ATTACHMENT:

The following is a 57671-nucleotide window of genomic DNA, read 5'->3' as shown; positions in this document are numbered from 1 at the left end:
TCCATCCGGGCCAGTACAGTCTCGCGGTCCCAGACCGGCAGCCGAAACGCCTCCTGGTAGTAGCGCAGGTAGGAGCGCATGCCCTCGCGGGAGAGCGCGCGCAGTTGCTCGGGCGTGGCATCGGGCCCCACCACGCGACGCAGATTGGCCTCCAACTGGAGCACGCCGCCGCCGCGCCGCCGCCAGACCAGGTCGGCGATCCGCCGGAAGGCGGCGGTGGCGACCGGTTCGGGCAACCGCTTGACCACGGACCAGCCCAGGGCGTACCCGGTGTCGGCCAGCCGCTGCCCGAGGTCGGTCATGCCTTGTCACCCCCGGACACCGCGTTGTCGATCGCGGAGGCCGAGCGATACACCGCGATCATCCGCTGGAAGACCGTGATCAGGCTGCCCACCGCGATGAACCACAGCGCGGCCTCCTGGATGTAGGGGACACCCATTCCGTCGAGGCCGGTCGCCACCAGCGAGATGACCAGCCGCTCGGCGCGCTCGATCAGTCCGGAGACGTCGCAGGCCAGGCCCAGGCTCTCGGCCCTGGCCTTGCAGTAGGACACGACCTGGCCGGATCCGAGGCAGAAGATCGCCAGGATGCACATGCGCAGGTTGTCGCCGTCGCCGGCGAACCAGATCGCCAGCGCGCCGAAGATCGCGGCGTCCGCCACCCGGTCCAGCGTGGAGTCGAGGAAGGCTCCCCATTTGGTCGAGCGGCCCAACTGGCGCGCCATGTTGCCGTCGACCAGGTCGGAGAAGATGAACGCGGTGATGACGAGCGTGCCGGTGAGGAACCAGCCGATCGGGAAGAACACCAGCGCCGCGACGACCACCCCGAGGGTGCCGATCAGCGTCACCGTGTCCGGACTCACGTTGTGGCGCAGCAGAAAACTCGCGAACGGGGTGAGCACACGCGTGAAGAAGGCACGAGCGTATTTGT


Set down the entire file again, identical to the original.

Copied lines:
The following is a 57671-nucleotide window of genomic DNA, read 5'->3' as shown; positions in this document are numbered from 1 at the left end:
TCCATCCGGGCCAGTACAGTCTCGCGGTCCCAGACCGGCAGCCGAAACGCCTCCTGGTAGTAGCGCAGGTAGGAGCGCATGCCCTCGCGGGAGAGCGCGCGCAGTTGCTCGGGCGTGGCATCGGGCCCCACCACGCGACGCAGATTGGCCTCCAACTGGAGCACGCCGCCGCCGCGCCGCCGCCAGACCAGGTCGGCGATCCGCCGGAAGGCGGCGGTGGCGACCGGTTCGGGCAACCGCTTGACCACGGACCAGCCCAGGGCGTACCCGGTGTCGGCCAGCCGCTGCCCGAGGTCGGTCATGCCTTGTCACCCCCGGACACCGCGTTGTCGATCGCGGAGGCCGAGCGATACACCGCGATCATCCGCTGGAAGACCGTGATCAGGCTGCCCACCGCGATGAACCACAGCGCGGCCTCCTGGATGTAGGGGACACCCATTCCGTCGAGGCCGGTCGCCACCAGCGAGATGACCAGCCGCTCGGCGCGCTCGATCAGTCCGGAGACGTCGCAGGCCAGGCCCAGGCTCTCGGCCCTGGCCTTGCAGTAGGACACGACCTGGCCGGATCCGAGGCAGAAGATCGCCAGGATGCACATGCGCAGGTTGTCGCCGTCGCCGGCGAACCAGATCGCCAGCGCGCCGAAGATCGCGGCGTCCGCCACCCGGTCCAGCGTGGAGTCGAGGAAGGCTCCCCATTTGGTCGAGCGGCCCAACTGGCGCGCCATGTTGCCGTCGACCAGGTCGGAGAAGATGAACGCGGTGATGACGAGCGTGCCGGTGAGGAACCAGCCGATCGGGAAGAACACCAGCGCCGCGACGACCACCCCGAGGGTGCCGATCAGCGTCACCGTGTCCGGACTCACGTTGTGGCGCAGCAGAAAACTCGCGAACGGGGTGAGCACACGCGTGAAGAAGGCACGAGCGTATTTGT